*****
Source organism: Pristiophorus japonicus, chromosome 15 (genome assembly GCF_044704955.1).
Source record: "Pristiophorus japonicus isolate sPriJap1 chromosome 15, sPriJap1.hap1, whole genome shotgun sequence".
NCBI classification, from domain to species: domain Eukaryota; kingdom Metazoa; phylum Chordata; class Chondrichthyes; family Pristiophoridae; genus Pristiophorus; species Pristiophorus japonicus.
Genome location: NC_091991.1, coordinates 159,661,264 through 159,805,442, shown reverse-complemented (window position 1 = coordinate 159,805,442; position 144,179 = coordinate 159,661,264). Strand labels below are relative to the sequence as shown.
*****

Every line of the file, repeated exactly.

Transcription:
Source organism: Pristiophorus japonicus, chromosome 15 (genome assembly GCF_044704955.1).
Source record: "Pristiophorus japonicus isolate sPriJap1 chromosome 15, sPriJap1.hap1, whole genome shotgun sequence".
NCBI classification, from domain to species: domain Eukaryota; kingdom Metazoa; phylum Chordata; class Chondrichthyes; family Pristiophoridae; genus Pristiophorus; species Pristiophorus japonicus.
Genome location: NC_091991.1, coordinates 159,661,264 through 159,805,442, shown reverse-complemented (window position 1 = coordinate 159,805,442; position 144,179 = coordinate 159,661,264). Strand labels below are relative to the sequence as shown.